Honda recently announced a number of new tech projects, including robots, electric vertical-takeoff-and-landing (eVTOL) aircraft, and even a rocket.
The automaker, which already makes a small jet, is the latest company to experiment with eVTOL aircraft. While still unproven, these aircraft are envisioned as part of future urban mobility services thanks to their ability to take off and land vertically like helicopters, but with allegedly lower noise and emissions. Several startups, some backed by other automakers, are developing prototypes.
While some designs aim to be all-electric, Honda said in a press release that it will use a gas turbine range extender, claiming that is a more realistic option.
Honda avatar robot
Also on the agenda is an avatar robot, which can be remotely operated by humans. It will have a human-like hand capable of grabbing objects and using tools, according to Honda. The automaker plans to demonstrate it by early 2024, but doesn't expect it to enter "practical use" until the 2030s.
That's a more conservative approach than Tesla. CEO Elon Musk said a prototype of the automaker's promised humanoid robot could be ready as early as next year, but so far Tesla has only shown an actor in a robot suit. Unlike Tesla, Honda also has some experience developing robots, such as the humanoid ASIMO.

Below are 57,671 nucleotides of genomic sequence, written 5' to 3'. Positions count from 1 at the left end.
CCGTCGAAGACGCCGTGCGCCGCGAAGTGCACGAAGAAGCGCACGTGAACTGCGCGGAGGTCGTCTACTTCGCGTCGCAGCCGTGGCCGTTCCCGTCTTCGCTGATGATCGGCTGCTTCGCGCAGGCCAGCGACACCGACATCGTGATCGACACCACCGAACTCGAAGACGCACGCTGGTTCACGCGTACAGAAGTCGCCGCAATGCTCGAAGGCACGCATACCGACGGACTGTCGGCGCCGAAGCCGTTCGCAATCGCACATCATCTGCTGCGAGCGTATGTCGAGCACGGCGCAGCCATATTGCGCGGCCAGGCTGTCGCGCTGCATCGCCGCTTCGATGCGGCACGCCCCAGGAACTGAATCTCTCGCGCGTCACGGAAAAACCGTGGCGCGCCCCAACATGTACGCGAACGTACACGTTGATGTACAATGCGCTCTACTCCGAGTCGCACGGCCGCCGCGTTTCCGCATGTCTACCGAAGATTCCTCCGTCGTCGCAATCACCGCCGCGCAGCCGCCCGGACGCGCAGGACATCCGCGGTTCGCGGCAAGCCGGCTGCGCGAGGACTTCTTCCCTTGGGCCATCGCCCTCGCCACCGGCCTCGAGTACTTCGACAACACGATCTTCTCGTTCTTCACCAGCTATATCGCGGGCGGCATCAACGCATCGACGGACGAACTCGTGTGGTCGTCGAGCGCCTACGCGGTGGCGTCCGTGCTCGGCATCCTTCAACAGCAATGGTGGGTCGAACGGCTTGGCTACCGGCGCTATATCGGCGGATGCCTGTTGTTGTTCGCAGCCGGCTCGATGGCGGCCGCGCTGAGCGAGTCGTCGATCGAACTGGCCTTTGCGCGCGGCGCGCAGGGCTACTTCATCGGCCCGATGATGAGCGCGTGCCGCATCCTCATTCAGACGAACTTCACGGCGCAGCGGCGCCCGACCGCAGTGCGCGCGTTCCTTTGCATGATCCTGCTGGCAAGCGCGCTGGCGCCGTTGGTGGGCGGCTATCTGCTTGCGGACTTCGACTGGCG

Hyundai also unveiled a robot earlier this year, using it to greet customers at a South Korean dealership as part of a trial program.
Honda avatar robot
Honda indicated its humanoid robot could be used for lunar exploration. The company is also conducting joint research with Japan's space agency, JAXA, on a "circulative renewable energy system" to power lunar bases using fuel-cell technology.
Finally, Honda plans to develop a rocket, although it likely won't be used to send people to the Moon. Instead, the automaker said its goal is a small rocket that can send satellites into low-Earth orbit.
That rocket will be at least partially reusable, with some components able to return to Earth intact, according to the automaker. This sounds similar to what SpaceX has already achieved, but Honda plans to do it using control systems developed for self-driving cars.